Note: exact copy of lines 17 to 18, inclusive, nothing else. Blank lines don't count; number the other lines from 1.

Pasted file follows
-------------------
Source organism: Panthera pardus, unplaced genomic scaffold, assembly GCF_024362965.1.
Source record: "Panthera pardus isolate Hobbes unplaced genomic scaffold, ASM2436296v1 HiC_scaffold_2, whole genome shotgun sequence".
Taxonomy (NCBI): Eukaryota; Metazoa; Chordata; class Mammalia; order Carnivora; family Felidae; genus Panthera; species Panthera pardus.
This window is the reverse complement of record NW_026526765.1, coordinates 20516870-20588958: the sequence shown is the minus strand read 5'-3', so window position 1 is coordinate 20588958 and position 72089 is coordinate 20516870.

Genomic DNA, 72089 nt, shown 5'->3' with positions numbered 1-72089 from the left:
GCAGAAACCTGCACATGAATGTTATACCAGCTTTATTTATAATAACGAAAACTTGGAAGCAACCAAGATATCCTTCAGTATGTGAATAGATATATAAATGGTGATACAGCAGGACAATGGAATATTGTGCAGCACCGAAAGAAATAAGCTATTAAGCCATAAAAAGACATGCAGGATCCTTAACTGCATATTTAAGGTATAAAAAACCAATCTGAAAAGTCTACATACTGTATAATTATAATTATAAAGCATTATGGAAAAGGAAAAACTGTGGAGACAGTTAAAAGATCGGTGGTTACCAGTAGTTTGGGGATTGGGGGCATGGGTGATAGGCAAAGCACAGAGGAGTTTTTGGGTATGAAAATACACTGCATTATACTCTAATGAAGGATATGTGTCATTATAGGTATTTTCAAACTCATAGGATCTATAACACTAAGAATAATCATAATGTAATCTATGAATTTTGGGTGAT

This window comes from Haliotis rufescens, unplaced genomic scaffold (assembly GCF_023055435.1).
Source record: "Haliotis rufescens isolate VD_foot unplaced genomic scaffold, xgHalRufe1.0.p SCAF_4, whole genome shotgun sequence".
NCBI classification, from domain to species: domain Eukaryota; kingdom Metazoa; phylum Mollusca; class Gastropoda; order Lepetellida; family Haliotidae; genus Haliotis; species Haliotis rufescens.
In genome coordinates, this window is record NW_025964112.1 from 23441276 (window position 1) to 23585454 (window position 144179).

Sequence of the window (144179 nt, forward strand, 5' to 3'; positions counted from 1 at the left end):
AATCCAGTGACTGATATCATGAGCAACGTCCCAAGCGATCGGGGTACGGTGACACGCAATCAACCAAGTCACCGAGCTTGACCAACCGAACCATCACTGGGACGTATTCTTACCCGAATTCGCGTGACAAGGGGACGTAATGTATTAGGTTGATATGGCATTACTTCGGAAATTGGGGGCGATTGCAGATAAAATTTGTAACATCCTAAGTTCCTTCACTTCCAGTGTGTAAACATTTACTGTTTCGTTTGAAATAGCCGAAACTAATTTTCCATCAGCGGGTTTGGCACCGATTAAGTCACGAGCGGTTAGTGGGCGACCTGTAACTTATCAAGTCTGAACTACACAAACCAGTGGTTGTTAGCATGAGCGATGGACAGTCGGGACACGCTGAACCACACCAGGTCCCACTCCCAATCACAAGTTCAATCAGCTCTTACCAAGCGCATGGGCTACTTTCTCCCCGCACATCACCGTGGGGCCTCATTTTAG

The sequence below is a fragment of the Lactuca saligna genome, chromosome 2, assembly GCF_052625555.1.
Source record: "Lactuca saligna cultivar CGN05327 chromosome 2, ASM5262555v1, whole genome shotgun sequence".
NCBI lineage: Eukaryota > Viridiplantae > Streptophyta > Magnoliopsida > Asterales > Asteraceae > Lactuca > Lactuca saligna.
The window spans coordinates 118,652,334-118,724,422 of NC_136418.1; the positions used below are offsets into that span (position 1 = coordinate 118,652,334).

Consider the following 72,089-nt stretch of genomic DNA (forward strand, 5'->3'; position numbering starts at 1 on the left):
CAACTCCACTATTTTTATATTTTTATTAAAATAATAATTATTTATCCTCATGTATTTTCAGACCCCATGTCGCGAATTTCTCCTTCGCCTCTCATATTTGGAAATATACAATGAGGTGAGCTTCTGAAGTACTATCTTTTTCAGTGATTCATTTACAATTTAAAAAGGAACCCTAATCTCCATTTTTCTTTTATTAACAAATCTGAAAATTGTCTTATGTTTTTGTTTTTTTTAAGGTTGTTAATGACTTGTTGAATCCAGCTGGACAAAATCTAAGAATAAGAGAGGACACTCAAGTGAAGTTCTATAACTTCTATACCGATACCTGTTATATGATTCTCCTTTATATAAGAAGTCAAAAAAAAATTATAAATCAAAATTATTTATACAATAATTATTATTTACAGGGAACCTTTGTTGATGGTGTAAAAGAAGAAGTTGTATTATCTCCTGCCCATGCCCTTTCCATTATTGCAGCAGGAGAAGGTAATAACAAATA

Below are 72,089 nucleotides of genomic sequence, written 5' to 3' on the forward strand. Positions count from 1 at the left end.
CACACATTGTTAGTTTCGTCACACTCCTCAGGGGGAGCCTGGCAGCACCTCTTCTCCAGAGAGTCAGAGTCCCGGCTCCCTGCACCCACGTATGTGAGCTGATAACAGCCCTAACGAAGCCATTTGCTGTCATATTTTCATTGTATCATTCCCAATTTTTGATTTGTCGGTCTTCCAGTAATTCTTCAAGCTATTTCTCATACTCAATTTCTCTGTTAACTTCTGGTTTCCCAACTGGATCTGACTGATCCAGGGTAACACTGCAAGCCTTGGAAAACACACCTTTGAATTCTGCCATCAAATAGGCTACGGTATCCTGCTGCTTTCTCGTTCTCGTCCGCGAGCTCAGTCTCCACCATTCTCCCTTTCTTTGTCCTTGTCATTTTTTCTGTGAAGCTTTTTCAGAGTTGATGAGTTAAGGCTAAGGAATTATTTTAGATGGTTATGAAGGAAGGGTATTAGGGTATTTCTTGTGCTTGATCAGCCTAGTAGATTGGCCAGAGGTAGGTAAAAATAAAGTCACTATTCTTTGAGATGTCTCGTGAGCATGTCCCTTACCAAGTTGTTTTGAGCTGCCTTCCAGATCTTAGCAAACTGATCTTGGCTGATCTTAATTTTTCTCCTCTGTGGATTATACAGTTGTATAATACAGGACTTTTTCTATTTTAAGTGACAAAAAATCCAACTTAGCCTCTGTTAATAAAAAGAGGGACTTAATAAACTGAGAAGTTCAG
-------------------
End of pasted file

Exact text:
Consider the following 72,089-nt stretch of genomic DNA (forward strand, 5'->3'; position numbering starts at 1 on the left):
CAACTCCACTATTTTTATATTTTTATTAAAATAATAATTATTTATCCTCATGTATTTTCAGACCCCATGTCGCGAATTTCTCCTTCGCCTCTCATATTTGGAAATATACAATGAGGTGAGCTTCTGAAGTACTATCTTTTTCAGTGATTCATTTACAATTTAAAAAGGAACCCTAATCTCCATTTTTCTTTTATTAACAAATCTGAAAATTGTCTTATGTTTTTGTTTTTTTTAAGGTTGTTAATGACTTGTTGAATCCAGCTGGACAAAATCTAAGAATAAGAGAGGACACTCAAGTGAAGTTCTATAACTTCTATACCGATACCTGTTATATGATTCTCCTTTATATAAGAAGTCAAAAAAAAATTATAAATCAAAATTATTTATACAATAATTATTATTTACAGGGAACCTTTGTTGATGGTGTAAAAGAAGAAGTTGTATTATCTCCTGCCCATGCCCTTTCCATTATTGCAGCAGGAGAAGGTAATAACAAATA